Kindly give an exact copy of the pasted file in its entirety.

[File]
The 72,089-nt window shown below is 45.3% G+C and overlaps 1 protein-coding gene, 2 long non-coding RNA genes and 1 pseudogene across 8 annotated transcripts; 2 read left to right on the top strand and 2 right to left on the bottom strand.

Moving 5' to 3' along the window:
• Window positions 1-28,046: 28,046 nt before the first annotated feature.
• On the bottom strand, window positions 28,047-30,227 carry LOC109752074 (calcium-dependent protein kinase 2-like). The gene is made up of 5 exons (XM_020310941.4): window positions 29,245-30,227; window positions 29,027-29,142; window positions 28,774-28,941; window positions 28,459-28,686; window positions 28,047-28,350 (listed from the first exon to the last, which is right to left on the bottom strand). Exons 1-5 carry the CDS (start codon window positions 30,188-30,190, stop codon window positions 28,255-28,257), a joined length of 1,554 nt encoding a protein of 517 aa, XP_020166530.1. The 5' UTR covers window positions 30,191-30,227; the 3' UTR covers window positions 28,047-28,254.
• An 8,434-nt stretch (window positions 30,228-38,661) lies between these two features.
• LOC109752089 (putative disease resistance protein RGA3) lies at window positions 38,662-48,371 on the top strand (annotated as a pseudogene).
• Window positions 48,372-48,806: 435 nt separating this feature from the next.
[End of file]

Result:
The 72,089-nt window shown below is 45.3% G+C and overlaps 1 protein-coding gene, 2 long non-coding RNA genes and 1 pseudogene across 8 annotated transcripts; 2 read left to right on the top strand and 2 right to left on the bottom strand.

Moving 5' to 3' along the window:
• Window positions 1-28,046: 28,046 nt before the first annotated feature.
• On the bottom strand, window positions 28,047-30,227 carry LOC109752074 (calcium-dependent protein kinase 2-like). The gene is made up of 5 exons (XM_020310941.4): window positions 29,245-30,227; window positions 29,027-29,142; window positions 28,774-28,941; window positions 28,459-28,686; window positions 28,047-28,350 (listed from the first exon to the last, which is right to left on the bottom strand). Exons 1-5 carry the CDS (start codon window positions 30,188-30,190, stop codon window positions 28,255-28,257), a joined length of 1,554 nt encoding a protein of 517 aa, XP_020166530.1. The 5' UTR covers window positions 30,191-30,227; the 3' UTR covers window positions 28,047-28,254.
• An 8,434-nt stretch (window positions 30,228-38,661) lies between these two features.
• LOC109752089 (putative disease resistance protein RGA3) lies at window positions 38,662-48,371 on the top strand (annotated as a pseudogene).
• Window positions 48,372-48,806: 435 nt separating this feature from the next.